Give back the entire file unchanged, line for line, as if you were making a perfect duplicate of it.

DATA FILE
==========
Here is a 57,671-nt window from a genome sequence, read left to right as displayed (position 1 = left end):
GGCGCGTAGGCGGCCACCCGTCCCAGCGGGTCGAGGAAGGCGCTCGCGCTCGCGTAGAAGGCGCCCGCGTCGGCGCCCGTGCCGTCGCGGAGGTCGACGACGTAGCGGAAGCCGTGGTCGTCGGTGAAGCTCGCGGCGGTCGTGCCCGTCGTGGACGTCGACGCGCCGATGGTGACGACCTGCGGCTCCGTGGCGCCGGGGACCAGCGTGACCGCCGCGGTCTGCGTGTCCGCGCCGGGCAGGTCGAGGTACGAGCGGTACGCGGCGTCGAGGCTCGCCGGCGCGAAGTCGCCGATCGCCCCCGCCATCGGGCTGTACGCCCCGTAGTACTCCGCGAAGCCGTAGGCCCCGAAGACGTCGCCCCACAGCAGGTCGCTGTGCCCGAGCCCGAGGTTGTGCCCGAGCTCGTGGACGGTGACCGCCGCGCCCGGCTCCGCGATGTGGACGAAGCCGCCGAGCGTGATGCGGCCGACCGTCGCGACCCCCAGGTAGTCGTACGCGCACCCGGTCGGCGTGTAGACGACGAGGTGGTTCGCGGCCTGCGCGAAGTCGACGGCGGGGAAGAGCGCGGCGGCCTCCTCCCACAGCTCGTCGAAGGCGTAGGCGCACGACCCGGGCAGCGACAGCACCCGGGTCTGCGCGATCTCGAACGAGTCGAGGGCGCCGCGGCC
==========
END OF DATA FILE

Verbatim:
Here is a 57,671-nt window from a genome sequence, read left to right as displayed (position 1 = left end):
GGCGCGTAGGCGGCCACCCGTCCCAGCGGGTCGAGGAAGGCGCTCGCGCTCGCGTAGAAGGCGCCCGCGTCGGCGCCCGTGCCGTCGCGGAGGTCGACGACGTAGCGGAAGCCGTGGTCGTCGGTGAAGCTCGCGGCGGTCGTGCCCGTCGTGGACGTCGACGCGCCGATGGTGACGACCTGCGGCTCCGTGGCGCCGGGGACCAGCGTGACCGCCGCGGTCTGCGTGTCCGCGCCGGGCAGGTCGAGGTACGAGCGGTACGCGGCGTCGAGGCTCGCCGGCGCGAAGTCGCCGATCGCCCCCGCCATCGGGCTGTACGCCCCGTAGTACTCCGCGAAGCCGTAGGCCCCGAAGACGTCGCCCCACAGCAGGTCGCTGTGCCCGAGCCCGAGGTTGTGCCCGAGCTCGTGGACGGTGACCGCCGCGCCCGGCTCCGCGATGTGGACGAAGCCGCCGAGCGTGATGCGGCCGACCGTCGCGACCCCCAGGTAGTCGTACGCGCACCCGGTCGGCGTGTAGACGACGAGGTGGTTCGCGGCCTGCGCGAAGTCGACGGCGGGGAAGAGCGCGGCGGCCTCCTCCCACAGCTCGTCGAAGGCGTAGGCGCACGACCCGGGCAGCGACAGCACCCGGGTCTGCGCGATCTCGAACGAGTCGAGGGCGCCGCGGCC